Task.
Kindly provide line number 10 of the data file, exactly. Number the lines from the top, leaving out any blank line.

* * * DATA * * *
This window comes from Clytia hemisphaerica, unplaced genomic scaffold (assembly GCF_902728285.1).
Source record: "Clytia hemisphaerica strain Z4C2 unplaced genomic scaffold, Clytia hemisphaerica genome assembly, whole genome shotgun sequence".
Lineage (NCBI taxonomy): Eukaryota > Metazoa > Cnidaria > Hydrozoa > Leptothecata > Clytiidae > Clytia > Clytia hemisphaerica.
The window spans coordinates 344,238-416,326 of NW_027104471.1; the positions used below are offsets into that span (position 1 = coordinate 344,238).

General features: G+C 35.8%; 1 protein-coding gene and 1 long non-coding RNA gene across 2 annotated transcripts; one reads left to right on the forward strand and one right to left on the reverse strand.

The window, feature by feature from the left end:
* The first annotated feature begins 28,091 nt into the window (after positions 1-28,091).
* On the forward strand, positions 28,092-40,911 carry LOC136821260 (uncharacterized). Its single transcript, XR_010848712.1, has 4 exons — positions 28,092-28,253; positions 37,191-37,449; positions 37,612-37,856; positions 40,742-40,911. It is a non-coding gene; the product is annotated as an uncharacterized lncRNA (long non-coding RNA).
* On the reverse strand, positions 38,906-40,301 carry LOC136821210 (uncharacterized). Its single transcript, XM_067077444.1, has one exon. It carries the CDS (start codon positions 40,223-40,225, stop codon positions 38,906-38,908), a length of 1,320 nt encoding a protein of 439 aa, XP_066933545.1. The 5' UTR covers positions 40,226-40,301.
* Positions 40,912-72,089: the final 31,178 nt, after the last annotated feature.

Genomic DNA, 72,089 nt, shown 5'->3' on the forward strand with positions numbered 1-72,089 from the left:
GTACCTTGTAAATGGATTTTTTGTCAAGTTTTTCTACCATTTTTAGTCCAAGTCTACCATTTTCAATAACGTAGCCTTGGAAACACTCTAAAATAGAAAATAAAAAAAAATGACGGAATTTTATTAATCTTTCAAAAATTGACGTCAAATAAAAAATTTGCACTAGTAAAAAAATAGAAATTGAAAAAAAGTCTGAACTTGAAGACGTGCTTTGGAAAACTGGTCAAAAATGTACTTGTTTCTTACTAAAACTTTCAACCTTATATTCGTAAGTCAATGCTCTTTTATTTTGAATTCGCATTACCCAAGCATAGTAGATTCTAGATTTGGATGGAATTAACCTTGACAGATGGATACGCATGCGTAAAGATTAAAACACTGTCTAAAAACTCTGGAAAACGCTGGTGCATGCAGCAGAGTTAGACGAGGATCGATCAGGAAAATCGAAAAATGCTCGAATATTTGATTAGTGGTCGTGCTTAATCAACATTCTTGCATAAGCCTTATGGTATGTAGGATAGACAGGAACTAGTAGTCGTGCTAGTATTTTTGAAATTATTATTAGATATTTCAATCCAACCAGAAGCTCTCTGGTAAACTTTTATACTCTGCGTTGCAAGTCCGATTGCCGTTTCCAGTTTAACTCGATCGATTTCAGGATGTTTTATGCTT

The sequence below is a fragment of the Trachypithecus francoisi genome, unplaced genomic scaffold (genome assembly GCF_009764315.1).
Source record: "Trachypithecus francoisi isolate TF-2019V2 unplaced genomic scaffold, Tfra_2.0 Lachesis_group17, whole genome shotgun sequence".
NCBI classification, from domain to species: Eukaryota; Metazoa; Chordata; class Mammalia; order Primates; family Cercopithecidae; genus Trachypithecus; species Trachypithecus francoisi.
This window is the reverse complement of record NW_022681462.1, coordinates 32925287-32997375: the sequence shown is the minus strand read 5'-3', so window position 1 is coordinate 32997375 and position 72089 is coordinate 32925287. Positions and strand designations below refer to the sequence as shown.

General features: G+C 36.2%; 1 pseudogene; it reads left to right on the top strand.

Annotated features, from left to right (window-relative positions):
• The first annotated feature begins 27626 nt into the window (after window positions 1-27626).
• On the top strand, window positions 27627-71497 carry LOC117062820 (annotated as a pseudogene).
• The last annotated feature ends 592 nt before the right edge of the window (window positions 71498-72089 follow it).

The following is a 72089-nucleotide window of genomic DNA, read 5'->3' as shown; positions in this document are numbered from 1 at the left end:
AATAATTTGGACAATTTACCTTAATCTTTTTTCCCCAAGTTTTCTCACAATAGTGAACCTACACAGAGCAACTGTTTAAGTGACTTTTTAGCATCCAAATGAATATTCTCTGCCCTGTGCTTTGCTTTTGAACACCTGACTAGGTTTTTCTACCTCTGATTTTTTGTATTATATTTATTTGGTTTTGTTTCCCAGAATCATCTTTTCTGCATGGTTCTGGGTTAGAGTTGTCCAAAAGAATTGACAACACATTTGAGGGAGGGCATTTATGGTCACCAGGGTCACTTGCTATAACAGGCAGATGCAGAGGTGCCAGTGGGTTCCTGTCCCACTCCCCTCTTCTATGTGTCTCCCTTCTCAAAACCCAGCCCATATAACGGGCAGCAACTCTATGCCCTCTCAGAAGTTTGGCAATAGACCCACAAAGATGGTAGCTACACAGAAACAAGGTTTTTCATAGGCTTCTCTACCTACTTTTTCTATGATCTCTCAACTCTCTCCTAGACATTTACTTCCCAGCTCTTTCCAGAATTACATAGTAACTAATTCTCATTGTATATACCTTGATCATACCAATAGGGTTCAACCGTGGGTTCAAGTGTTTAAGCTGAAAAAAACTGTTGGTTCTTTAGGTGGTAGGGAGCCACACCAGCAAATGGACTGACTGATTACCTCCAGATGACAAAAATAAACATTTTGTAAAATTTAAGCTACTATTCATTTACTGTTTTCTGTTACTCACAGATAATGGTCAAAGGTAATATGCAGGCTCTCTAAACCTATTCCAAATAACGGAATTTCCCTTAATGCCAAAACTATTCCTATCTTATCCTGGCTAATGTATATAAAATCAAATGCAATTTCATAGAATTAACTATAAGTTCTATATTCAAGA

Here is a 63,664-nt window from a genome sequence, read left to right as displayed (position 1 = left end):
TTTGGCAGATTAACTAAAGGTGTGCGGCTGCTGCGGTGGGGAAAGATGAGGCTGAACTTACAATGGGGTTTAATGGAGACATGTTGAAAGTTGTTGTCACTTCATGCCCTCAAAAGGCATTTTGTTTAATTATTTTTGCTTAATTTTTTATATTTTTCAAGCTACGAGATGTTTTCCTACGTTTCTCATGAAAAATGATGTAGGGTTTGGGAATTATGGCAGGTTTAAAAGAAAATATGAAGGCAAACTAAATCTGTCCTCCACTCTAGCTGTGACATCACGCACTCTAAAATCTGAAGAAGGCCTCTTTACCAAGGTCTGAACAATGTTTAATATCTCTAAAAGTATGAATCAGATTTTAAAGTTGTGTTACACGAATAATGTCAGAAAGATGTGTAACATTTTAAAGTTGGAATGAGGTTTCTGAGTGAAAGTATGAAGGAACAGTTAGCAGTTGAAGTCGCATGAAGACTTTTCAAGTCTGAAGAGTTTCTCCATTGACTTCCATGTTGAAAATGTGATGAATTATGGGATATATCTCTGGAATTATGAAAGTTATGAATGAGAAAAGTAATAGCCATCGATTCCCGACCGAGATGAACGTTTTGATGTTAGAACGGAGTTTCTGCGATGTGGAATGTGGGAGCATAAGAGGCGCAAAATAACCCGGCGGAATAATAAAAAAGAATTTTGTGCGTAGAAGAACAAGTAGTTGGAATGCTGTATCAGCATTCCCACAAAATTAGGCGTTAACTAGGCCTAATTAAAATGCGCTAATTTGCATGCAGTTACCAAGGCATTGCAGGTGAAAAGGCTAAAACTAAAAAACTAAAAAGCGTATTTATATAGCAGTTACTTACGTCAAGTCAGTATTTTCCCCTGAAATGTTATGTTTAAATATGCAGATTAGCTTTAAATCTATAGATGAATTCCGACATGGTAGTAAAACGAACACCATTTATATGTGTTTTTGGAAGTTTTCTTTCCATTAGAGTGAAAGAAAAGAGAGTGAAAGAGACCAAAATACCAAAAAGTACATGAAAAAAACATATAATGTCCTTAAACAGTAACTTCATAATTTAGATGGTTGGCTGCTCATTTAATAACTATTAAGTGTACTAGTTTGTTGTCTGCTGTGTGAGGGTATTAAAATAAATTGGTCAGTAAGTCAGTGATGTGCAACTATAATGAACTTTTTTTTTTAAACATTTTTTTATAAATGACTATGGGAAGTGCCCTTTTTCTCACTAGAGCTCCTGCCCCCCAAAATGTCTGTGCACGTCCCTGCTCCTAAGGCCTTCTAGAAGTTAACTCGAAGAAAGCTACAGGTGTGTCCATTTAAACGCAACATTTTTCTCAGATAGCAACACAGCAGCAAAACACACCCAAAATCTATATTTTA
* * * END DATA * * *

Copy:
* Positions 40,912-72,089: the final 31,178 nt, after the last annotated feature.